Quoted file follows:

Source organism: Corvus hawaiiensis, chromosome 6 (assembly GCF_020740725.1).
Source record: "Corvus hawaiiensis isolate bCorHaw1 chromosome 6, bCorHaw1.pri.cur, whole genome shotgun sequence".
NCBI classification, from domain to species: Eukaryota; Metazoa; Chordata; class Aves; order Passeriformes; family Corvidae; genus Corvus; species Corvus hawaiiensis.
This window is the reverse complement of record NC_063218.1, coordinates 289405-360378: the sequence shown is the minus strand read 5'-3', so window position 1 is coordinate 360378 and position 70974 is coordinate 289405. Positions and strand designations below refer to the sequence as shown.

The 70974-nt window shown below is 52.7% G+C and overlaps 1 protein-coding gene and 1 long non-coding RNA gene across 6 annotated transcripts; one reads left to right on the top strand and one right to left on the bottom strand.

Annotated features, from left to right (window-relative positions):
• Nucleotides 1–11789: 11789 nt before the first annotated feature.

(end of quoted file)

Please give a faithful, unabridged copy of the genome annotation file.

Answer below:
Source organism: Corvus hawaiiensis, chromosome 6 (assembly GCF_020740725.1).
Source record: "Corvus hawaiiensis isolate bCorHaw1 chromosome 6, bCorHaw1.pri.cur, whole genome shotgun sequence".
NCBI classification, from domain to species: Eukaryota; Metazoa; Chordata; class Aves; order Passeriformes; family Corvidae; genus Corvus; species Corvus hawaiiensis.
This window is the reverse complement of record NC_063218.1, coordinates 289405-360378: the sequence shown is the minus strand read 5'-3', so window position 1 is coordinate 360378 and position 70974 is coordinate 289405. Positions and strand designations below refer to the sequence as shown.

The 70974-nt window shown below is 52.7% G+C and overlaps 1 protein-coding gene and 1 long non-coding RNA gene across 6 annotated transcripts; one reads left to right on the top strand and one right to left on the bottom strand.

Annotated features, from left to right (window-relative positions):
• Nucleotides 1–11789: 11789 nt before the first annotated feature.